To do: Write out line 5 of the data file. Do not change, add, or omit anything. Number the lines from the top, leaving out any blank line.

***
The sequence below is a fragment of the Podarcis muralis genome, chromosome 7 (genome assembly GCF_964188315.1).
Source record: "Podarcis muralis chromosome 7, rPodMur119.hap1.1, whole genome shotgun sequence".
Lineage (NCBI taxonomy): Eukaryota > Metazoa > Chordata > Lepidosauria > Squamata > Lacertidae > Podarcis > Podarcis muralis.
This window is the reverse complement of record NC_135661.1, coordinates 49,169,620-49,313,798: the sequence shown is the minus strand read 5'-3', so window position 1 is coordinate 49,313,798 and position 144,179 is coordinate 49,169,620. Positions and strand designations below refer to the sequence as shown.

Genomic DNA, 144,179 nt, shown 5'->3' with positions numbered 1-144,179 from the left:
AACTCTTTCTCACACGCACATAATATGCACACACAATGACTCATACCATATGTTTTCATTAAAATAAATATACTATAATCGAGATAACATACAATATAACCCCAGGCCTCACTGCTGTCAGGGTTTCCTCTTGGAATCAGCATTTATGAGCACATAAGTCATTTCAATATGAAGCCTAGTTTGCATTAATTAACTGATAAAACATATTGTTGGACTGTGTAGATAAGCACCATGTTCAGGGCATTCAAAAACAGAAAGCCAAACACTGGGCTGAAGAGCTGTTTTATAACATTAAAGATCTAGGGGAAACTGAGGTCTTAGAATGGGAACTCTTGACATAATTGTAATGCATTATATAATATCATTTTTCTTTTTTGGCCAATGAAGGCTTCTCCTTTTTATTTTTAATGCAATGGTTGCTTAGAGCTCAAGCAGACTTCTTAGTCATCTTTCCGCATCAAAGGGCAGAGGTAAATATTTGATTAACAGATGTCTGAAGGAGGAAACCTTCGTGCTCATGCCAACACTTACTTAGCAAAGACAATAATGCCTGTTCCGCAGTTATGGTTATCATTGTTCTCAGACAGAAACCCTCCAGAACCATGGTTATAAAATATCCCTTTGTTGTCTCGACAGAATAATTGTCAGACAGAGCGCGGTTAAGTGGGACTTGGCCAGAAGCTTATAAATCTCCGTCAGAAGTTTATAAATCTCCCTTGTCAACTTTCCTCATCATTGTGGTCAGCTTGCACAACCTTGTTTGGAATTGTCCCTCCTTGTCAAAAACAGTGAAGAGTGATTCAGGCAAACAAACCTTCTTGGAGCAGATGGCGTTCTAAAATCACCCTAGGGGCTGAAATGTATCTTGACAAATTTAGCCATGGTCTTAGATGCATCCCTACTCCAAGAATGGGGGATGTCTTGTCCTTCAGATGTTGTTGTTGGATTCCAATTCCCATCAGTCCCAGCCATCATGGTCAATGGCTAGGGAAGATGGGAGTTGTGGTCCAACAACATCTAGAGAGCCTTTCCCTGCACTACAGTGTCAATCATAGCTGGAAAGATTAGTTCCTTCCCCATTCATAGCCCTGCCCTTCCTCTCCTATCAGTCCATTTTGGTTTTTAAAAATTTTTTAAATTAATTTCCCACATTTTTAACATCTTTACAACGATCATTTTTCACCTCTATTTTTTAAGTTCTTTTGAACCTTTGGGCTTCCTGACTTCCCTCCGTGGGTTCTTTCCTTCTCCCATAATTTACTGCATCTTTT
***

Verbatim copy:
Genomic DNA, 144,179 nt, shown 5'->3' with positions numbered 1-144,179 from the left: